Last week, I met a man in his 60s whose father survived the Holocaust. He told me that, as a child, he trembled when he brought home a report card with anything less than straight A’s.
“My father would say, ‘I managed to survive Auschwitz, and you can’t manage to get an A?’ ” the man said.
We do, as a people, put a premium on intellectual prowess. Which of course raises the question of how we treat those of different, or lesser, abilities.
February is Jewish Disability Awareness Month — a good time to reflect on the progress we’ve made and the work still to be done.
Fifteen years ago, there were just a handful of programs in the L.A. Jewish community to welcome and assist the disabled: Tikvah at Camp Ramah in Ojai, the Shaare Tikvah program at Valley Beth Shalom, Chaverim at Jewish Family Service (JFS), two programs at Vista del Mar, and Etta Israel Center for the observant.
Since then, new programs have been springing up all over, some led by professionals in the field, some by parents.
“I think we’ve come a long way,” Michelle Wolf, who writes the blog Jews and Special Needs at jewishjournal.com, wrote me in an e-mail.
Although Wolf is too modest to say so, she deserves more than a little credit for the transformation. Together with JFS’ Sally Weber, Wolf started HaMercaz at The Jewish Federation, which has helped coordinate and jumpstart many new programs, including a recent special-needs study mission to Israel.
Nationally, many synagogues now conduct special-needs prayer services, and offer accommodations for b’nai mitzvah and other programs.
But two challenges remain. One, Wolf wrote, is to create a national coordinating system, along the lines of Hillels.
The other challenge is even more daunting: to figure out how we, as a community, are going to provide the huge number of Jewish adults with special needs the residential, vocational and financial resources they will need as they grow older and their parents are no longer around or able to do so. Group homes, vocational training and long-term trusts loom as major needs that will require major resources.
Last Friday night at Shabbat services at Nashuva, the congregation in Brentwood that my wife, Rabbi Naomi Levy, leads, a tall, blond and strikingly handsome 18-year-old man named Neal Katz walked to the bimah.
Katz doesn’t speak. He wears headphones to muffle loud noises. Many people glance at him, or stare at him, and in a moment, dismiss him.
Story continues after the jump.
But Neal Katz will be heard. He types on an iPhone and iPad with voice output and also uses sign language to communicate. He is a student at Santa Monica High School and the Cogwheels School. He also works at The Farms in Santa Monica and in the organic garden at Camp JCA Shalom. He became a bar mitzvah through Nes Gadol at Vista Del Mar. He is a presenter at conferences, a star of the HBO film “Autism: The Musical” and the inspiration for his mother, Elaine Hall, to found The Miracle Project. She chronicles her son’s story in the book “Now I See the Moon.”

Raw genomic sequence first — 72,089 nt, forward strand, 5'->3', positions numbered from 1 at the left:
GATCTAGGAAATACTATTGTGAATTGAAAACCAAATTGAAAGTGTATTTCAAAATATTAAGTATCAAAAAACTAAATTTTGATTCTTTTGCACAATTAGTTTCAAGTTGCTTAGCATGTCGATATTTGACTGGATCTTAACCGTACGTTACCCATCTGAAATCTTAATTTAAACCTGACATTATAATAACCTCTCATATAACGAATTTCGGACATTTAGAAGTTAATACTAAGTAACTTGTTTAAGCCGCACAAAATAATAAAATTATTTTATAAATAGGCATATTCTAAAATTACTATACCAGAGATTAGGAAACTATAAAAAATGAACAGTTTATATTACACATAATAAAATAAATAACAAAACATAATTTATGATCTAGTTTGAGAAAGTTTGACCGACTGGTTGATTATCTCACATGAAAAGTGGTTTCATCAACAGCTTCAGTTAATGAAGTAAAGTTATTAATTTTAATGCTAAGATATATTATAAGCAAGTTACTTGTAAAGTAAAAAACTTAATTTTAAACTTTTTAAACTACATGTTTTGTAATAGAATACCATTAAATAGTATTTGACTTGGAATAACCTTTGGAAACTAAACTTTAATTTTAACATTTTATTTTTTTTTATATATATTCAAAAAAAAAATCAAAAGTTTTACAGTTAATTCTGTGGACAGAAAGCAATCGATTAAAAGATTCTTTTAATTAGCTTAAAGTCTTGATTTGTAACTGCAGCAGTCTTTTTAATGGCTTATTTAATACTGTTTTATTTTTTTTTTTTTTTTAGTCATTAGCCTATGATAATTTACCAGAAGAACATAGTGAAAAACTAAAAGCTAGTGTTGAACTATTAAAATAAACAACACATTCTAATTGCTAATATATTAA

Katz had written a meditation to precede the Shema. Because he was unable to read it, he stood by as 13-year-old bat mitzvah student Renata Robins read for him. This is his prayer:
There is much yet to be done for Jews with special needs. It will require significant communal leadership, effort and money. But you know what? It’s worth it.
“Inspired by the Shema — To Listen”
by Neal Katz
I cannot speak. For whatever reason, God has intended for me to be mute. Many people might believe that I cannot think, but despite their thinking, I can. What’s more is that I listen. A lot of people may stare at me, and when they do, I listen to their body movements and eye gaze. I listen to their ignorance. I listen because I have no choice but to take in the world in the way I can.
Listening is different from hearing. When you hear someone, you simply recognize that they are emoting sounds. When you listen to someone, you actually process what they are saying and internalize it.
What do I think of the people who stare? Let’s break it down. What they are saying is that they are unsure of me. They can’t quite figure me out and don’t know how to categorize me. They are saying that I am not the way they are. That something’s not right.
Now for the second part, how I internalize it. I used to have some issues with this. I used to believe the stares and thought there was something wrong with me. I used to get down on myself for not fitting in. Now, I am much more confident in myself and my diagnosis. I am an advocate for autism awareness, an emissary, if you will. I welcome the stares, and I wish people would actually ask, “What’s different about you?” I’ve internalized that some people are uninformed, not knowledgeable about special needs, and need to learn about neurological differences. I don’t take it personal anymore.
I’ve listened enough. It’s time for me to speak, however it may sound. Through an electronic device, my hands, or my mouth. Now it’s your time to listen. Are you ready?